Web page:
Conclusions

In this study we found that the prevalence of faecal carriage of enterobacteria resistant to ampicillin and trimethoprim-sulfamethoxazole was significantly higher in children with CF as compared to healthy children. A likely explanation is a selection pressure from treatment with large amounts of these antibiotics in the CF patients. However, the prevalence of resistant faecal enterobacteria was not higher in children with cancer after repeated courses of mainly intravenous antibiotic treatment compared to healthy children with no or a very low level of antibiotic exposure. The level of enterobacterial resistance to third-generation cephalopsorins, ciprofloxacin and gentamicin was low in all three study groups. We speculate whether the mode of administration of antibiotics and the level of antimicrobial resistance in the community may have an impact on emergence of resistance in intestinal enterobacteria during antibiotic treatment. Further studies comparing the effect of intravenous versus peroral administration of antibiotics on the gut flora are needed to assess such a hypothesis. WGS analyses detected acquired resistance genes and/or chromosomal mutations that explained the observed phenotypic resistance in 28 examined multidrug-resistant E. coli isolates.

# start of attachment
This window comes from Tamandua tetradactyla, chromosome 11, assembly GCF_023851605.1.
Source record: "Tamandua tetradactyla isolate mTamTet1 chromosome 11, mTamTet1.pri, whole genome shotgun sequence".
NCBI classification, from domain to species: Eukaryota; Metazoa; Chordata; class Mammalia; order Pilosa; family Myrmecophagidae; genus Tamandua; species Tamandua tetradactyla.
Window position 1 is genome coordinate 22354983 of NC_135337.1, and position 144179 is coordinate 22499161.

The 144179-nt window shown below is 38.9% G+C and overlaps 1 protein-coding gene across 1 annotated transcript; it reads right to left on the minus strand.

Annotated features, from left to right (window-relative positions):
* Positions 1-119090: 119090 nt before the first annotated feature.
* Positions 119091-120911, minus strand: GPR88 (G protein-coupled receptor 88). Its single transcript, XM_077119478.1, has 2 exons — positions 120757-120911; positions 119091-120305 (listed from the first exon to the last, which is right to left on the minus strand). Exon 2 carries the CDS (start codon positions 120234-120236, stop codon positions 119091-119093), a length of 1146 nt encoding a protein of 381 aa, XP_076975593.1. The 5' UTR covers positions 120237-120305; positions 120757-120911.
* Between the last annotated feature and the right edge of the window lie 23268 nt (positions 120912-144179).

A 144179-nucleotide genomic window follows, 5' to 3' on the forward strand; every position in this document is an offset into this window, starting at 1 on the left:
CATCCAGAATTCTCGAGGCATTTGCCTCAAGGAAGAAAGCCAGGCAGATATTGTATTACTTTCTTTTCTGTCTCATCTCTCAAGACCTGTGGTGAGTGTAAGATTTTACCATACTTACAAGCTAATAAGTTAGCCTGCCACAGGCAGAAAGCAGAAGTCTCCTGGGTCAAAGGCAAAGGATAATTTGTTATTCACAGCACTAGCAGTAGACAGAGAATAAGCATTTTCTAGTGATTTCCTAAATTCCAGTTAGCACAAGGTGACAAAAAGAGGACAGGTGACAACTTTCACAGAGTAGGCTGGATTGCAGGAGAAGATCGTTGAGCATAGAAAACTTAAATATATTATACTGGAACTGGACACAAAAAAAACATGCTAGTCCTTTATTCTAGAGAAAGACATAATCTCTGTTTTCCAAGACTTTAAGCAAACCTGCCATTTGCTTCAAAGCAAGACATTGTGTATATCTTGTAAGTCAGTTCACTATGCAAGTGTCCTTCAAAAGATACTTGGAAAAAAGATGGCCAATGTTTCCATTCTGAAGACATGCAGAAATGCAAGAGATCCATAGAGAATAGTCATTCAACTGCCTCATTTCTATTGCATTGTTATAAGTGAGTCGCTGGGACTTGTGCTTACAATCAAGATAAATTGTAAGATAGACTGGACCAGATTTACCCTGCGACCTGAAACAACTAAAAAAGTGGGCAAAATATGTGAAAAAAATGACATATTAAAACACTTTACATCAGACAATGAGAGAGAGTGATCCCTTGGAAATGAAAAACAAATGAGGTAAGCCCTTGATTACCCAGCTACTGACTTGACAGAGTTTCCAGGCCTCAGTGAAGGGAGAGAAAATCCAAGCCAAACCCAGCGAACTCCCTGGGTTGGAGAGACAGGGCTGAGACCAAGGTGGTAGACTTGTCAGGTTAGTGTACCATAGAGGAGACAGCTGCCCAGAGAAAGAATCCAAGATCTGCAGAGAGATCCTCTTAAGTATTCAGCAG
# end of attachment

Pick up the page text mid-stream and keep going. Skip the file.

Supporting information

S1 Data. Epidemiology and faecal sample results.

https://doi.org/10.1371/journal.pone.0187618.s001

(SAV)

S1 Table. Assembly data from 28 whole genome sequenced E. coli isolates.

https://doi.org/10.1371/journal.pone.0187618.s002

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S2 Table. Antibiotic treatment in 31 children with cystic fibrosis and 44 children with cancer.

https://doi.org/10.1371/journal.pone.0187618.s003

(DOCX)

S3 Table. Antibiotic treatment among 33 of the 70 healthy controls.

https://doi.org/10.1371/journal.pone.0187618.s004

(XLSX)

S4 Table. Sequence type, phenotypic resistance patterns and corresponding genetic resistance determinants in 28 Escherichia coli isolates from faecal samples from children with cystic fibrosis and cancer and healthy controls.

https://doi.org/10.1371/journal.pone.0187618.s005

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S5 Table. Molecular investigation of Enterobacteriaceae isolates (non-E. coli) with reduced susceptibility to third-generation cephalosporins.

https://doi.org/10.1371/journal.pone.0187618.s006

(DOCX)

Acknowledgments

We thank Kristian Alfsnes, May-Liss Funke and André Ingebretsen for technical expertise and assistance and Einar Sverre Berg for his valuable contributions to the WGS analyses. The technical assistance at the Norwegian National Advisory Unit on Detection of Antimicrobial Resistance is very much appreciated.